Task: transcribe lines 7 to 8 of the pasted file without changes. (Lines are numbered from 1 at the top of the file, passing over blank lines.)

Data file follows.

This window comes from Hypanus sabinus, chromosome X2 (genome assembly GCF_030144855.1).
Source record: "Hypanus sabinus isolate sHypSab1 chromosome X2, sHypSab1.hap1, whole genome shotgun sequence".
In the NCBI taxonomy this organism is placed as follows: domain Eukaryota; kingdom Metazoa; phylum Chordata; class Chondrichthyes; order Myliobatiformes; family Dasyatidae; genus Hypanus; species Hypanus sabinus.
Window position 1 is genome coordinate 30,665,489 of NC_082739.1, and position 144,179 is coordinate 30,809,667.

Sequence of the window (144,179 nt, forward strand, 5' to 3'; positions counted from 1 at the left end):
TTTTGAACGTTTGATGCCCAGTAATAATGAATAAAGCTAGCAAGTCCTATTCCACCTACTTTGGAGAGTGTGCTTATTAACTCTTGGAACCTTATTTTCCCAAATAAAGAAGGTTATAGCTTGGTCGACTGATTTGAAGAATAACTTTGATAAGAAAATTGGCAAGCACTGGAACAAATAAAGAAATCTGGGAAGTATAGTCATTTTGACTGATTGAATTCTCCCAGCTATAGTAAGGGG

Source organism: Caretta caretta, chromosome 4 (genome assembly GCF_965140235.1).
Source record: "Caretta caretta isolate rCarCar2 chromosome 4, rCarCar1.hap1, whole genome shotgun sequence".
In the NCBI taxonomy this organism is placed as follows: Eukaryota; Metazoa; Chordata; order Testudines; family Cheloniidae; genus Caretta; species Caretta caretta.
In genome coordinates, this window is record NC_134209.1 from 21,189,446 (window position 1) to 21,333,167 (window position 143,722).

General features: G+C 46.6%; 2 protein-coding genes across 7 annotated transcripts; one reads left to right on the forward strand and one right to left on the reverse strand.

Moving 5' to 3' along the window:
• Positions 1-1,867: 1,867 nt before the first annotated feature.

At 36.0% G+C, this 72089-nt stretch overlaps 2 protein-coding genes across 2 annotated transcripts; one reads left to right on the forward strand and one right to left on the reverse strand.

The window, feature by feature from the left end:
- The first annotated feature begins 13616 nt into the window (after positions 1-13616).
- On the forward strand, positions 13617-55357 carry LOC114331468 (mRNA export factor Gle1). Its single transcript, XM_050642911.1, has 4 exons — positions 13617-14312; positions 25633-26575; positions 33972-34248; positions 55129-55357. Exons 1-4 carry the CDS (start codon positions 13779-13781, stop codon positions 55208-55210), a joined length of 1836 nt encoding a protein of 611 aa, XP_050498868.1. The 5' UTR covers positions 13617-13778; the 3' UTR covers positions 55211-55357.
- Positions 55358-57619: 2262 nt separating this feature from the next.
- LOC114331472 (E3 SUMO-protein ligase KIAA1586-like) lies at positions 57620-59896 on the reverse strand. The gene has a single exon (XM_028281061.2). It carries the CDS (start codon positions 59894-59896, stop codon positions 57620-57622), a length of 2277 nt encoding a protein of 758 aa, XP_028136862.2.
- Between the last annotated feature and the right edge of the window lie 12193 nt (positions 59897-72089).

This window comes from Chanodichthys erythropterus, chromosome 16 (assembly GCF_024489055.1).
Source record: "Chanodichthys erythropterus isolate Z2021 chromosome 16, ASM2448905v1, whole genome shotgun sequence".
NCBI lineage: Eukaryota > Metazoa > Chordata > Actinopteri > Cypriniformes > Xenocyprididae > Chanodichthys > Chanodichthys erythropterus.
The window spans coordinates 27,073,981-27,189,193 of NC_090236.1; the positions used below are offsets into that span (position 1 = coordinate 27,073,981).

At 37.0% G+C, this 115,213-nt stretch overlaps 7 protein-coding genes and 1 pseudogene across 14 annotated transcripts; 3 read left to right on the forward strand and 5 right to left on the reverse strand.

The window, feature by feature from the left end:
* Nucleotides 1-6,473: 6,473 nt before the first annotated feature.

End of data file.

Source organism: Caretta caretta, chromosome 4 (genome assembly GCF_965140235.1).
Source record: "Caretta caretta isolate rCarCar2 chromosome 4, rCarCar1.hap1, whole genome shotgun sequence".